Friday, June 21, 2013

Obesity as a Disease: All About the Economics

The American Medical Association has decided to recognize obesity as a disease.  This is a mistake, but not for the reasons you might initially think.

Let’s establish the logic behind the AMA’s decision.  There is no new study, no new statistic, no new discovery that has led the AMA to this decision.  This is about money, plain and simple.  And while I don’t object to the decision on these grounds (economic incentives can be powerful tools for behavior change), I’m not convinced the AMA has thought this all the way through. 
There is increasing frustration in the physician community around the expectation of doctors to “treat” what was previously the symptom or co-morbid condition known as obesity.  The time spent counseling patients on diet, exercise, weight loss programs, and underlying behaviors impacting weight has not been adequately reimbursed by government or commercial payers.  Thus, physicians are left with the need to treat a condition without an explicit payment mechanism for such treatment.  I understand and acknowledge that this has a negative impact on physician practice economics and/or on the overall health of obese injured workers and other patients. 
But calling obesity a disease will result in a plethora of unintended consequences. 
First, we risk creating a new fee stream to doctors that may yield little progress in the fight against obesity.  Altering physician behavior through economic incentives doesn’t necessarily translate to altering patient behavior.  This decision by the AMA (and the subsequent legislation introduced in Congress to mandate Medicare coverage of obesity treatments) is emblematic of the most basic flaw in our health care system: placing the physician at the center of the system instead of the patient.  We've been on this path for several decades now and it's not working for us.  If we're going to have a discussion about economics and obesity, let's center that discussion around the patient, not the doctor.    
Second, the economic basis for this decision is deeply rooted in the fee-for-service world in which we currently live.  While I believe the death of the fee-for-service model is greatly exaggerated by some, there is an undeniable movement toward outcomes-based payment structures for providers, both hospitals and individual doctors (the rise of the Accountable Care Organization being the most notable among such structures).  I don't know how long the transition will take, but I do believe the AMA will some day regret the classification of obesity as a disease.  When the time comes that physicians are paid NOT for mere diagnosis and treatment, but rather based on the actual weight loss of obese patients, doctors will face the harsh reality that physician accountability and patient accountability are not one in the same.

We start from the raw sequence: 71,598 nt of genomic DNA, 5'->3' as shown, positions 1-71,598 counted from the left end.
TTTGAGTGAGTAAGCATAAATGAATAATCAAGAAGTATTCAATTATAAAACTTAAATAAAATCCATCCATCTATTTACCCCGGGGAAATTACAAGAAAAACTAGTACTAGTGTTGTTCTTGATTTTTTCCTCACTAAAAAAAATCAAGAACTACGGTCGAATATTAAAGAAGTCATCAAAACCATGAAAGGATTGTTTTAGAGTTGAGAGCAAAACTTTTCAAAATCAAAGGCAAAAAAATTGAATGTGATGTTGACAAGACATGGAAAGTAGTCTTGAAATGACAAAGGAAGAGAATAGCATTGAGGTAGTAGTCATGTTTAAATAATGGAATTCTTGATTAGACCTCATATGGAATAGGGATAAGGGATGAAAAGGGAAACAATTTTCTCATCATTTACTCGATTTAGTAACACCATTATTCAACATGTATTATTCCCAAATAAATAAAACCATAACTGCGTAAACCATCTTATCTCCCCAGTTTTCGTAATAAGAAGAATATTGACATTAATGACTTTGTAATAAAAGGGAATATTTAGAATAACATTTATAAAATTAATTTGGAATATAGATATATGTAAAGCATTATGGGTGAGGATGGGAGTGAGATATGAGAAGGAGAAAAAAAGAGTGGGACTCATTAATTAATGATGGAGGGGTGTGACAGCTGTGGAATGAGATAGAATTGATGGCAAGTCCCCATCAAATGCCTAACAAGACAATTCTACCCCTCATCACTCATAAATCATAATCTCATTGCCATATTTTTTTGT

Most physicians (but not all) would rather get paid for the treatment they render or suggest.  In a fee-for-service model, obese patients aren't likely to experience issues with provider access.  But when payment streams are linked to outcomes, will that remain the case?  When a physician's paycheck is subject to whether a 300 lb. patient can drop meaningful weight, how many physicians will be willing to see that patient?  Accountable Care Organizations will develop risk-adjusted models for measuring outcomes, but these models will be inherently complicated and difficult for the average physician to grasp.  The point here: in an attempt to create access and funding for the treatment of obesity in a fee-for-service world, the AMA may have inadvertently thwarted future access and funding for obesity in an outcomes-based payment environment.
The fight against obesity should be about accountability and responsibility, but we should be focused on the accountability and responsibility of the patient, not the doctor. 
On Twitter @PRIUM1

Monday, June 17, 2013

September 16, 1877: The Ghosts of Opioid Addiction

September 16, 1877
A letter written by Tom Barlow, catcher for the Hartfords:
“It was on the 10th of August, 1874, that there was a match game of baseball in Chicago between the White Stockings of that city and the Hartfords of Hartford, now of Brooklyn. I was catcher for the Hartfords, and Fisher was pitching. He is a lightning pitcher, and very few could catch for him. On that occasion he delivered as wicked a ball as ever left his hands, and it went through my grasp like an express train, striking me with full force in the side. I fell insensible to the ground, but was quickly picked up, placed in a carriage, and driven to my hotel. The doctor who attended me gave a hypodermic injection of morphine, but I had rather died behind the bat then [sic] have had that first dose. My injury was only temporary, but from taking prescriptions of morphine during my illness, the habit grew on me, and I am now powerless in its grasp. My morphine pleasure has cost me eight dollars a day, at least.  I was once catcher for the Mutuals, also for the Atlantics, but no one would think it to look at me now.”